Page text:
Tanya Plibersek, Bill Shorten and Mark Butler will join Cabinet after Prime Minister Julia Gillard revealed her reshuffled front bench this afternoon.

Greg Combet is another winner, adding Industry and Innovation to his existing responsibilities for Climate Change and Energy Efficiency.

VIDEO: Tim Lester analyses the major cabinet re-shuffle for the Gillard government.

Mr Shorten will be Minister for Employment and Workplace Relations and keeps his old portfolios of Financial Services and Superannuation, Ms Plibersek will be Health Minister and Mr Butler will be for Mental Health and Aging Minister and Social Inclusion Minister.

Senator Kim Carr was the biggest loser, being dropped from Cabinet and moved to the outer ministry. He is now Minister for Manufacturing and Minister for Defence Materiel.

Ms Gillard has increased her Cabinet by two places, to 22. She said the new team reflected her priorities for 2012.

“With this new Cabinet in place we will see an important mix of new energy, as well as wise heads and experienced heads,” she said.

“This will give us the focus and fire power that we need in 2012.”

Chris Evans will take over as minister for Tertiary Education, Skills, Science and Research.

“This new portfolio will also be responsible for international education given the importance of higher education and vocational education and training to this sector,” she said.

Mark Arbib will be Assistant Treasurer and Minister for Small Business, in addition to his old role of Sport Minister.

Brendan O’Connor will become Human Services Minister, and will work with Education Minister Peter Garrett on school reform as Minister Assisting for School Education.

Robert McClelland will take on the new role of Minister for Emergency Management and will also be Minister for Housing and Homelessness. Nicola Roxon will take on his old role of Attorney-General.

Ms Gillard said law was Ms Roxon’s first love.

“She will be the first woman in the nation’s history to serve in that role and I know that she will do it with distinction,” she said.

Jenny Macklin will add Disability Reform to her existing role as Minister for Families, Community Services and Indigenous Affairs.

And Julie Collins will join the ministry, as Minister for Community Services, Minister for Indigenous Employment and Economic Development and Minister for the Status of Women.

Jason Clare will be Minister for Home Affairs and Minister for Justice.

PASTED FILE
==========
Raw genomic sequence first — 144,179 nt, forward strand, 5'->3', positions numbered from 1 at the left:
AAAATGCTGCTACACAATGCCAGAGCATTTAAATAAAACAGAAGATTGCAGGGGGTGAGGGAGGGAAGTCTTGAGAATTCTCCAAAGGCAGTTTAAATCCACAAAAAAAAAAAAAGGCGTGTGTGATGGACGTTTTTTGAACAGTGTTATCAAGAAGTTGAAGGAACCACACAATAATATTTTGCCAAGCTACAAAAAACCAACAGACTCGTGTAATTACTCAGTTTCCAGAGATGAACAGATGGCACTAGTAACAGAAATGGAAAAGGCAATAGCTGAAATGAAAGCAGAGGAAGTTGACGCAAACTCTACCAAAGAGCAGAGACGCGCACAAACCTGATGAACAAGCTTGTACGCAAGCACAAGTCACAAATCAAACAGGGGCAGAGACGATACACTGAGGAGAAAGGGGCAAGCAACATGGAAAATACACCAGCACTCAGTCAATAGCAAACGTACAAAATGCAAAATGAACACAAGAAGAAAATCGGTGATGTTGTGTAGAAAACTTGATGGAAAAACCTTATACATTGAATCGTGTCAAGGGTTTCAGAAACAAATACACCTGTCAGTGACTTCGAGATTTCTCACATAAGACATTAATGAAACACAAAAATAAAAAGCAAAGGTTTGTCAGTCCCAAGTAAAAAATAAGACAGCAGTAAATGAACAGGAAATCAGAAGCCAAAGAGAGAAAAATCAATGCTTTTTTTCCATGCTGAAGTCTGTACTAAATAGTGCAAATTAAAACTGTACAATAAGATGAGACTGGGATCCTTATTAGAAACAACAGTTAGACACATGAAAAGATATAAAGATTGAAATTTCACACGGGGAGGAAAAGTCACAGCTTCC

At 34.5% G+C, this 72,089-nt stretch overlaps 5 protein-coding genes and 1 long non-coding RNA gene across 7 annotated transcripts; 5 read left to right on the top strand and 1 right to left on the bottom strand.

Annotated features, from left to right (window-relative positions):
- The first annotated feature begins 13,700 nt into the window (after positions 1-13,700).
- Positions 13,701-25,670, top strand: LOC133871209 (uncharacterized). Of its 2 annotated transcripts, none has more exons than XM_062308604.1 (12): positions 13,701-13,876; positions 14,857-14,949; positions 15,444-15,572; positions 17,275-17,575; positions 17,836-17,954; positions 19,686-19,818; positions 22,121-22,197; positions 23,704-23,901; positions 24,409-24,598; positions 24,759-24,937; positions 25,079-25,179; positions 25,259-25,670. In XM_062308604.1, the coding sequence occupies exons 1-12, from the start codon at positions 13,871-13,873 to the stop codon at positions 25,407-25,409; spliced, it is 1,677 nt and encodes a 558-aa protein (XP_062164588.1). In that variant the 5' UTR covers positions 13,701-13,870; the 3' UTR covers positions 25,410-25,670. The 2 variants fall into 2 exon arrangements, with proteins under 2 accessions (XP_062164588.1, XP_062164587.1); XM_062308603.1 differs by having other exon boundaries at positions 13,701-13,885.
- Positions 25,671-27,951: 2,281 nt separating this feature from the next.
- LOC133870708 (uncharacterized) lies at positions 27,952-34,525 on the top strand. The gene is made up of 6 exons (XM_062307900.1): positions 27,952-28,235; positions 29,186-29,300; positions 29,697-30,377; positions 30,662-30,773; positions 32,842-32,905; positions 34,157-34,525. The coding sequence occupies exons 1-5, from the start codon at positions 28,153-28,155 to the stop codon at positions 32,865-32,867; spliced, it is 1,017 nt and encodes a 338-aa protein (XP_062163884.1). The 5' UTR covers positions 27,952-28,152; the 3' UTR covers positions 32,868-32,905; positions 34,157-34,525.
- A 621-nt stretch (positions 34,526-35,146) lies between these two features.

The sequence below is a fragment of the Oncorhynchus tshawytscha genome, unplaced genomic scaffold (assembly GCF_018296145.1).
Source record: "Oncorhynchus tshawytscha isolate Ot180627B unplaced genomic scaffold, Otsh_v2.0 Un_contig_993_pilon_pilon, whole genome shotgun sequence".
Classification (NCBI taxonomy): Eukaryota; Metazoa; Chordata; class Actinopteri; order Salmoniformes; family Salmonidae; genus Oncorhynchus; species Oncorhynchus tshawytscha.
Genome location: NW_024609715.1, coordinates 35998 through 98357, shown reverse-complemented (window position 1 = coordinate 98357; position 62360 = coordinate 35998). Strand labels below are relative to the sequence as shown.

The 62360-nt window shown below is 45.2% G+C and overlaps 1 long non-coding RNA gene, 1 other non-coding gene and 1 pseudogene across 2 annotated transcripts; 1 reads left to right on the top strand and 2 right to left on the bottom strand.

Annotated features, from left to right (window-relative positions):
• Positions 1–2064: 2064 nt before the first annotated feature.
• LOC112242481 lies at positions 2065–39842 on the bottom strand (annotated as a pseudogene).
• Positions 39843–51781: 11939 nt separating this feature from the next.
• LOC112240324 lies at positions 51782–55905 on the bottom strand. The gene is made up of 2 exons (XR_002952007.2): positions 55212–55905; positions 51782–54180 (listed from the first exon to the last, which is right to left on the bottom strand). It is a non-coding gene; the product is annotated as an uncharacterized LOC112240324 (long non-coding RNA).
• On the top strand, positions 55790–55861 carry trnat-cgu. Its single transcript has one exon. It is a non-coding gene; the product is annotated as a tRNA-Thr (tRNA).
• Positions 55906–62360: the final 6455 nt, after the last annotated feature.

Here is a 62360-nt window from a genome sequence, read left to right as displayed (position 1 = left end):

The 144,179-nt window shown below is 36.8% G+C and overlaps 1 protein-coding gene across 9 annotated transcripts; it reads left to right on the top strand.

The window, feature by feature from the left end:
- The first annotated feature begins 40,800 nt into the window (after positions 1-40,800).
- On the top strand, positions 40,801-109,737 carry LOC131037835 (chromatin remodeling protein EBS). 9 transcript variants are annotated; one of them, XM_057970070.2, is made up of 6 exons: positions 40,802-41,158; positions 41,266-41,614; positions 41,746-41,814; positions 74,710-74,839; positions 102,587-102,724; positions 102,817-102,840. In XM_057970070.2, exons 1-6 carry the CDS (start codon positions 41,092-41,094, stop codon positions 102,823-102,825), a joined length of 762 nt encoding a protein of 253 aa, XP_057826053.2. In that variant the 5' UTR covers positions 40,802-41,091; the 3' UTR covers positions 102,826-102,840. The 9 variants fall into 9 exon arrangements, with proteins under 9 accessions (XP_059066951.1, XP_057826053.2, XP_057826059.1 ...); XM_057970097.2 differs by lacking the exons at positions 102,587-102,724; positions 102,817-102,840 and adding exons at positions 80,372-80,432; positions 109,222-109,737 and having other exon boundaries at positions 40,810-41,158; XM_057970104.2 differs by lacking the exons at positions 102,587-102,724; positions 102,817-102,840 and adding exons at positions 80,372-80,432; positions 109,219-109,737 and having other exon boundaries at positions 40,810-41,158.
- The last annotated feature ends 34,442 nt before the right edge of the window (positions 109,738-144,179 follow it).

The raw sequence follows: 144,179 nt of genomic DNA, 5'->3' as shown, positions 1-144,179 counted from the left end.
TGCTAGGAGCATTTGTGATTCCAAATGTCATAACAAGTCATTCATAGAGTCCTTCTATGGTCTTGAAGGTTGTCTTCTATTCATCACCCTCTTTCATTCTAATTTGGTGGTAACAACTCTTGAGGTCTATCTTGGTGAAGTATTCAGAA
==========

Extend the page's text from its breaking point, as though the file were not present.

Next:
Ms Gillard also revealed the Department of Regional Australia, Regional Development and Local Government would move from her portfolio to become a standalone department.

“Responsibility for Arts and Sport will transfer to the new standalone portfolio, which will be named Regional Australia, Local Government, Arts and Sport,” she said.

Responsibility for national security research and innovation will move from Ms Gillard’s portfolio to Defence, while responsibility for cyber security policy will move from the Attorney-General’s portfolio to Ms Gillard’s.

Mike Kelly, the only current MP with military experience in a war zone, returns to having a defence portfolio. The Monaro MP will be Parliamentary Secretary in the Defence portfolio and will assist the Minister for Defence on the Afghanistan transition.

Sherry stands down

The reshuffle comes after Nick Sherry stood down from his job this morning as small business minister.

Senator Sherry said he wanted to spend more time with his three young children, and the decision to stand down was his own.

“I’ve just turned 56 and you do think about these issues a little more when you get a touch older,” he said.

Ms Gillard will today reveal a new-look ministry aimed at rewarding her backers and shoring up her leadership of the Labor Party.

While Kevin Rudd is tipped to remain in cabinet as Foreign Minister, the changes are designed to cut short any emerging challenge from the former prime minister in the near future.

Govt’s poor polling

It also comes as the latest Fairfax Nielsen poll showed Labor’s primary support fell 1 percentage point, to 29 per cent.

The Coalition’s primary vote was up 4 points to 49 per cent, giving it a commanding 57-43 lead on a two-party preferred basis. This is a 2-point swing since last month’s poll.

The Greens’ primary vote fell 3 points to 11 per cent.

Support for Prime Minister Julia Gillard was also down.

Her approval rating fell 4 points to 35 per cent, while her disapproval was up 1 point to 58 per cent. Mr Abbott’s approval rating was steady at 41 per cent while his disapproval rating fell 1 point to 53 per cent.

He also reopened his lead over Ms Gillard as preferred prime minister, leading 46 per cent (up 1 point) to 42 per cent (down 3 points).